Disparate treatment discrimination is an intentional type of discrimination in which an employer (or someone under the employer’s control) wants to treat you differently because of your age. The disparate treatment might be overt (e.g., your employer makes comments about your age before taking adverse action against you) or covert (e.g., your employer enforces its disciplinary policies only against employees over 40).
To prove disparate treatment, you will likely need to collect evidence by taking the following actions:
- Taking detailed notes regarding every discriminatory encounter,
- Collecting witness information,
- Gathering copies of disciplinary actions and commendations,
- Retaining copies of employer policies and handbooks,
- Obtaining copies of personnel records, and
- Keeping copies of employer correspondence.
Remember, current and former employees in the State of California have the right to inspect and receive copies of their personnel records. And whatever relevant evidence you cannot legally collect on your own, an experienced lawyer can obtain it on your behalf.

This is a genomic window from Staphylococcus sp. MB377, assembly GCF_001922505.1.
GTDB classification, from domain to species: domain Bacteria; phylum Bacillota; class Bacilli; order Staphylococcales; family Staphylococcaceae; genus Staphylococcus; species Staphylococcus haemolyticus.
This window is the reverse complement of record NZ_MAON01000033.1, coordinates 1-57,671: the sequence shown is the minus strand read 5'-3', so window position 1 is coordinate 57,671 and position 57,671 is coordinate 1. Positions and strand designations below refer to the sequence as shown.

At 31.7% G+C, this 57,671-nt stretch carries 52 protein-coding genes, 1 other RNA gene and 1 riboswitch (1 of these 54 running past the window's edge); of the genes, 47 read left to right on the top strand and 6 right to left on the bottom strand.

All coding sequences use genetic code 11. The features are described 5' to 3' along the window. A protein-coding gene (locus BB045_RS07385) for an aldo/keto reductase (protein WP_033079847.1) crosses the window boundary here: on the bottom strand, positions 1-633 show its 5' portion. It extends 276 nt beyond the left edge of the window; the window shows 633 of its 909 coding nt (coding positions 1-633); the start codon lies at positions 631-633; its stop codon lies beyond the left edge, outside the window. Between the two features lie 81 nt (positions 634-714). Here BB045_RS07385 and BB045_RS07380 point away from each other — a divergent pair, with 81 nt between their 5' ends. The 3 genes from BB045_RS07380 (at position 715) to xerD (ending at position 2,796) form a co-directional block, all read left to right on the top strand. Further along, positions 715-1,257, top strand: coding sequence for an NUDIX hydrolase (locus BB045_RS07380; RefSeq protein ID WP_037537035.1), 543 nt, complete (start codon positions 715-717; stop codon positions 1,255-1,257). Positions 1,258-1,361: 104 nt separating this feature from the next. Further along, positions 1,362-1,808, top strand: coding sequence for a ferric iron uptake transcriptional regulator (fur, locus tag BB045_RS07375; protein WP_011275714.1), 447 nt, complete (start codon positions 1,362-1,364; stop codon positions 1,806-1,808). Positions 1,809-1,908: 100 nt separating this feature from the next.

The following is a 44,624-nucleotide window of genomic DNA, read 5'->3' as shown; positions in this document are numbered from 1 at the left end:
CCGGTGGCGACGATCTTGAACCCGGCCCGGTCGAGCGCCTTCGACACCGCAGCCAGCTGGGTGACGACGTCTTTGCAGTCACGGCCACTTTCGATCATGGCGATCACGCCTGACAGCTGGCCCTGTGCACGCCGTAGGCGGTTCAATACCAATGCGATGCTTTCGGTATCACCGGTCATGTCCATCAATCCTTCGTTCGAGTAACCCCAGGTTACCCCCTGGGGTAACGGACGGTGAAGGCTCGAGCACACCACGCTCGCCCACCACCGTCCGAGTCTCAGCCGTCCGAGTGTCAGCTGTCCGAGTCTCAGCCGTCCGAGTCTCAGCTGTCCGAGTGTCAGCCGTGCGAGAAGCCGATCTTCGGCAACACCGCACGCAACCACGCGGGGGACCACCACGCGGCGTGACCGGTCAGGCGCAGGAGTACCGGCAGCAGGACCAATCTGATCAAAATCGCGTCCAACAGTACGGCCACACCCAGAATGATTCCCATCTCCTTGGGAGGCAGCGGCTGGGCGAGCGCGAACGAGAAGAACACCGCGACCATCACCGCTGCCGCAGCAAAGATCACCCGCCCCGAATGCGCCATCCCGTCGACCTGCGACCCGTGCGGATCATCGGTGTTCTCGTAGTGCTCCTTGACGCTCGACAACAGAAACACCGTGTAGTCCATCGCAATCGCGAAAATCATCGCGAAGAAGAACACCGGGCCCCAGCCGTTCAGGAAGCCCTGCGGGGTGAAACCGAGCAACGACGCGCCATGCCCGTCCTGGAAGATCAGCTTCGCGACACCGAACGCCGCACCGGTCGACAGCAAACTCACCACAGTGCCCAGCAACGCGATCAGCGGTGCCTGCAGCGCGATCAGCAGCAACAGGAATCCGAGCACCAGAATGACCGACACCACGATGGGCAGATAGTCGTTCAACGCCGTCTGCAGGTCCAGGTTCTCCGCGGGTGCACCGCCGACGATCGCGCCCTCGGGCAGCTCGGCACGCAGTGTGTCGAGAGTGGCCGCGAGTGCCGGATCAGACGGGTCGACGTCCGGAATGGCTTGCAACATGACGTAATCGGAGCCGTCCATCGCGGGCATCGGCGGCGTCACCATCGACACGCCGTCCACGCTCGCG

An employer does not always have to have the intent to harm you because of your age to be liable for age discrimination. Sometimes a seemingly “innocuous” work practice or policy is illegal because it disproportionately affects employees who are 40 or over.
For example, an employer might have a policy to recruit the majority of its job candidates from a college program that has only been in existence for 10 years. An employer recruiting a majority of its applicants from a college program that is only a decade old will likely exclude a large number of workers over 40. You could prove that this practice has an illegal impact by providing a judge with copies of or testimony about the employer’s policy and statistical evidence that shows the practice mainly excludes workers over 40.
Entitlement to Damages
To prove that you should be compensated for the age-based discrimination you suffered, you need to collect all related receipts, invoices, medical records, wage records, and witness information related to your financial losses. Witnesses, healthcare records, and employer correspondence can also prove that you suffered emotional harm or that a court or government agency needs to take other corrective action against your employer.
Your First Step to Winning a Discrimination Claim Is Hiring a Good Attorney
Age discrimination is discouraging when it happens and daunting when you need to prove it in a legal proceeding. But a good advocate can help protect you and ensure your success in legal action against a discriminatory employer. At King & Siegel, we have a significant roster of award-winning employment law attorneys who trained at top-five law schools and the largest law firms in the nation. And now, we use our top credentials, experience, and passion for justice to help employees in California. Please contact us online or call us for a free consultation.